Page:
2022 fifa world cup
Football’s global centre of gravity is shifting eastwards as countries in Asia strategically focus on the sport’s development. As I’ve previously noted, in this Football 3.0 Qatar and China are playing an essential role in the sport’s ‘Asianisation’. For several years, Qatar stood alone in its ambitious, lavishly resourced pursuit of football success (most potently symbolised by the 2022 World Cup).
As FIFA's global sponsors work to maximize their brand engagement prior to next week's World Cup, host country Brazil and 2022 host Qatar struggle to overcome negative press and poorly-planned branding strategies.
Watch CPD's 2014 roundtable making the case for the joint bid that was awarded on June 13 to the U.S., Canada, and Mexico to host the 2026 World Cup.
As women circumvent strict censorship rules in Iran, the Qatari government looks to counter reports assailing the country's labor laws prior to the 2022 FIFA World Cup.
A perceived lack of real progress in the improvement of conditions for foreign labor, aggravated by a Qatari reluctance to engage in public debate beyond platitudes, is undermining the soft-power goals underlying the Gulf state’s sports strategy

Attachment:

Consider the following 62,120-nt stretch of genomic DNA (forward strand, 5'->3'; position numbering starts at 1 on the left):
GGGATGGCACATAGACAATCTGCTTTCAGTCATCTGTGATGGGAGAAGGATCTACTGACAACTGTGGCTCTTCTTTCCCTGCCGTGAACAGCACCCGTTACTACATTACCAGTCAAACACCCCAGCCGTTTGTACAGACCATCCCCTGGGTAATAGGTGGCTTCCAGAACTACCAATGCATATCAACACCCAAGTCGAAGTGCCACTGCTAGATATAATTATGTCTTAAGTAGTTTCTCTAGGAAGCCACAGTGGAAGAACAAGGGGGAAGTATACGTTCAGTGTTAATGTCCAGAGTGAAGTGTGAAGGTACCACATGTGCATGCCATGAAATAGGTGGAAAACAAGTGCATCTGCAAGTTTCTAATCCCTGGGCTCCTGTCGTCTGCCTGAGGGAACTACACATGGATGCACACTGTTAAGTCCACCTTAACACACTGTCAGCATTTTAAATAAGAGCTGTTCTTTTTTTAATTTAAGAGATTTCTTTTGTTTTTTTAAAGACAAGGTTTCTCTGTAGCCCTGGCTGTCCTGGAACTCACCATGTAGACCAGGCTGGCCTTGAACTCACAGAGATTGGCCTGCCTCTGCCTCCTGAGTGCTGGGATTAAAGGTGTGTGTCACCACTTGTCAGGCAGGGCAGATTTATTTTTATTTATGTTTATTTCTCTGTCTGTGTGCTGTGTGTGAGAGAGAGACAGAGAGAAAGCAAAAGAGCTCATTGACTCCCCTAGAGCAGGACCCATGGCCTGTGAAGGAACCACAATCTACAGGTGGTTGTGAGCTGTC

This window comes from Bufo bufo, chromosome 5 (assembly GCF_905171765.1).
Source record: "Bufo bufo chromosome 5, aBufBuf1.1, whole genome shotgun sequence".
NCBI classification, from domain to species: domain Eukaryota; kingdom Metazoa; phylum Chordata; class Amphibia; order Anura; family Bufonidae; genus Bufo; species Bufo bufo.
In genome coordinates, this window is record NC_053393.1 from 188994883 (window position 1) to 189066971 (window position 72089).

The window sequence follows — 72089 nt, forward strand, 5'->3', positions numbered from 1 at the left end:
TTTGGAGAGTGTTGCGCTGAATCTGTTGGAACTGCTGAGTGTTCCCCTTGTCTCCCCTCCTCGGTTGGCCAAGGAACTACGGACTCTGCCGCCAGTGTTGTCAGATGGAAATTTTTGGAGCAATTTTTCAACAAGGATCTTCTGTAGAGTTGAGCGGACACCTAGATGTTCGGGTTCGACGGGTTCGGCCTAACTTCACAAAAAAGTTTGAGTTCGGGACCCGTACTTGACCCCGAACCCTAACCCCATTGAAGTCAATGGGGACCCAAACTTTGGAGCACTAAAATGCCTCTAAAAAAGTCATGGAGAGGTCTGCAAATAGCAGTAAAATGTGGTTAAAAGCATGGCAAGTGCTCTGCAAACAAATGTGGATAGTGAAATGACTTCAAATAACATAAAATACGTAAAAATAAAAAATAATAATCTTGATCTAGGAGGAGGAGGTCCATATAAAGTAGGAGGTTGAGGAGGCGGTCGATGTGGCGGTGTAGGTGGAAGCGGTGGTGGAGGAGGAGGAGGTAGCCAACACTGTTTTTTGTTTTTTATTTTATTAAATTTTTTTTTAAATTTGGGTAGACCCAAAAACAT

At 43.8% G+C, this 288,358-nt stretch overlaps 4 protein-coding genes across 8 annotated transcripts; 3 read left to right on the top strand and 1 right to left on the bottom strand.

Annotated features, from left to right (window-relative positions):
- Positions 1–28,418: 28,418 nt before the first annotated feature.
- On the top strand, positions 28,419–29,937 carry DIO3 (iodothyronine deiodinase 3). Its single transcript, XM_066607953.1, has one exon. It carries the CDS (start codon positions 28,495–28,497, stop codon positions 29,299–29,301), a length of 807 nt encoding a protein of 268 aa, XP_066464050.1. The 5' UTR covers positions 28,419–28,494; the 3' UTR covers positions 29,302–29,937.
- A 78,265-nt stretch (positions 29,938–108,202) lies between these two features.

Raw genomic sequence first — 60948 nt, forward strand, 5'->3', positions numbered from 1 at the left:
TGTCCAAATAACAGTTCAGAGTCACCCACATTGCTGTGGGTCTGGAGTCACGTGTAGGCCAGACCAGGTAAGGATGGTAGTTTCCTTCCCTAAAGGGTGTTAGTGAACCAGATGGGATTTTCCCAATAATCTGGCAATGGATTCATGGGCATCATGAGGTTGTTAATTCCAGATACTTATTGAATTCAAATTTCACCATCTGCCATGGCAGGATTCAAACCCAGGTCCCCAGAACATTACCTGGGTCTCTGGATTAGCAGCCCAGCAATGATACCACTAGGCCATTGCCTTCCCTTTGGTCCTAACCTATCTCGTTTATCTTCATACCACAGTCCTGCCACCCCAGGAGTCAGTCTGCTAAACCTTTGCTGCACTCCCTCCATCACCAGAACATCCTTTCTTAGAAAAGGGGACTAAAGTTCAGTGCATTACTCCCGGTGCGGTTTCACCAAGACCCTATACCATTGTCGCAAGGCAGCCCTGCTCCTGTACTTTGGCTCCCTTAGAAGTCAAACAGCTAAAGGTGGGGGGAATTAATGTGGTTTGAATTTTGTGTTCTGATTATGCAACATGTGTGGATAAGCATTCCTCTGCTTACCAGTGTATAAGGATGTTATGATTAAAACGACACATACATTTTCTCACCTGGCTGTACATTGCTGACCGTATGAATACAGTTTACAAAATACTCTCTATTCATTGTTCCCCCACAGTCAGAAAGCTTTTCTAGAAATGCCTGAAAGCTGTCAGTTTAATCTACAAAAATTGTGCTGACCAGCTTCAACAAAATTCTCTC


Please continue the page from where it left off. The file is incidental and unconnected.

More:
With the current cloud of anti-Semitic allegations hovering over football, Fifa must be praying that Israel do not qualify for the 2022 World Cup in Qatar. For hard on the heels of the disturbing concerns over excessive heat, homophobia and mass deaths of migrant construction workers comes an incident at the recent Swimming World Cup in the capital Doha when the Qatari hosts refused to display the name “Israel” during TV broadcasts and removed Israeli flags from outside the venue.
FIFA boss Sepp Blatter condemned the European media for "attacking" the 2022 World Cup hosts Qatar on Tuesday, days after slamming European countries and companies over the controversial tournament. The veteran Swiss said the media had been unfair to Qatar as he made an impassioned defense of the event to delegates at the Asian Football Confederation (AFC) awards in Kuala Lumpur.
A top international law firm that was ordered by the Qatari government to conduct an "independent review" into allegations of modern-day slavery at World Cup construction sites is also a paid lobbyist for an arm of Qatar's Al Jazeera television network, The Telegraph can disclose. DLA Piper has received more than $300,000 (£186,000) in lobbying fees this year from Al Jazeera America according to official filings in the US, raising questions over whether it could conduct an unbiased assessment into allegations that have cast a pall over preparations for the 2022 World Cup.